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J Thorac Cardiovasc Surg. 2012 Jul;144(1):87-93. doi: 10.1016/j.jtcvs.2012.03.034. Epub 2012 Apr 12.

Segmentectomy for selected cT1N0M0 non-small cell lung cancer: a prospective study at a single institute.

Author information

1
Division of General Thoracic Surgery, Keio University School of Medicine, Tokyo, Japan. hnomori@qk9.so-net.ne.jp

Abstract

BACKGROUND:

To examine whether segmentectomy is radical for cT1N0M0 non-small cell lung cancer (NSCLC), a prospective single-arm study was performed at a single institution.

METHODS:

The criteria for segmentectomy were as follows: (1) peripheral-type cT1N0M0 NSCLC; (2) intraoperative frozen sections of sentinel nodes identified with isotope showing no metastasis; (3) surgical margins greater than 2 cm; (4) patient choice for segmentectomy; and (5) exclusion of right middle lobe tumors. From 2005 to 2009, of 245 patients with cT1N0M0 NSCLC, 195 (80%) were enrolled in the present study. Of these 195 patients, 179 ultimately underwent segmentectomy with systematic lymph node dissection. Of these 179 patients, 134 (75%) had tumors 2 cm or smaller, and 45 (25%) had tumors 2.1 cm to 3 cm. The median follow-up period was 43 months.

RESULTS:

All 181 tumors from 179 patients were stage pN0. Of the 179 patients, 6 developed distant site recurrence and 3 local recurrence (ie, 1 developed pulmonary metastases within the same lobe 21 months after segmentectomy and 2 developed local recurrence at the surgical margin 60 and 62 months after segmentectomy, respectively). The 5-year overall survival was 94% for patients with tumors 2 cm or smaller and 81% for those with 2.1-cm to 3-cm tumors. Postoperative pulmonary function was preserved at 90% ± 12% of preoperative levels.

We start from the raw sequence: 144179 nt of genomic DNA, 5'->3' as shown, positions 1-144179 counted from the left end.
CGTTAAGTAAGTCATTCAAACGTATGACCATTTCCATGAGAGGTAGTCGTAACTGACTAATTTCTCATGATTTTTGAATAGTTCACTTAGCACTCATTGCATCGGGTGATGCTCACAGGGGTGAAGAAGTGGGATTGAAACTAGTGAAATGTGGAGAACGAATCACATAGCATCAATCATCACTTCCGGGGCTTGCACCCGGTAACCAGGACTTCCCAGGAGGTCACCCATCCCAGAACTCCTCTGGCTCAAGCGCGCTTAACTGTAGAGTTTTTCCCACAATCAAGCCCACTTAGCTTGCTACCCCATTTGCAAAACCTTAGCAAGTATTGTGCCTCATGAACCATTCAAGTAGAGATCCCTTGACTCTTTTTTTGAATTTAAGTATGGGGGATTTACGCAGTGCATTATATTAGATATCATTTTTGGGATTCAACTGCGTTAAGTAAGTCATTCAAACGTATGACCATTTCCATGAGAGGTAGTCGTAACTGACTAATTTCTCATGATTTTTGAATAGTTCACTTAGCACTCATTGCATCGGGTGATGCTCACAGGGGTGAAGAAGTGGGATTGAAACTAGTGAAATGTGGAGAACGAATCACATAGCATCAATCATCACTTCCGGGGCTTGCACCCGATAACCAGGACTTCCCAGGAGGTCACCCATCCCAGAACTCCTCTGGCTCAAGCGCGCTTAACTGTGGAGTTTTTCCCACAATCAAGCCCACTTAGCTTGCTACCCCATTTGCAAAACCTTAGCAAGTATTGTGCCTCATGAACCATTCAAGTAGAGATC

CONCLUSIONS:

Segmentectomy with systematic lymph node dissection with a sufficient surgical margin could be a radical treatment for selected cT1N0M0/pN0 NSCLC while preserving pulmonary function. The surgical margin should be monitored for the development of local recurrence for a long period after segmentectomy.

PMID:
22502969
DOI:
10.1016/j.jtcvs.2012.03.034
[Indexed for MEDLINE]
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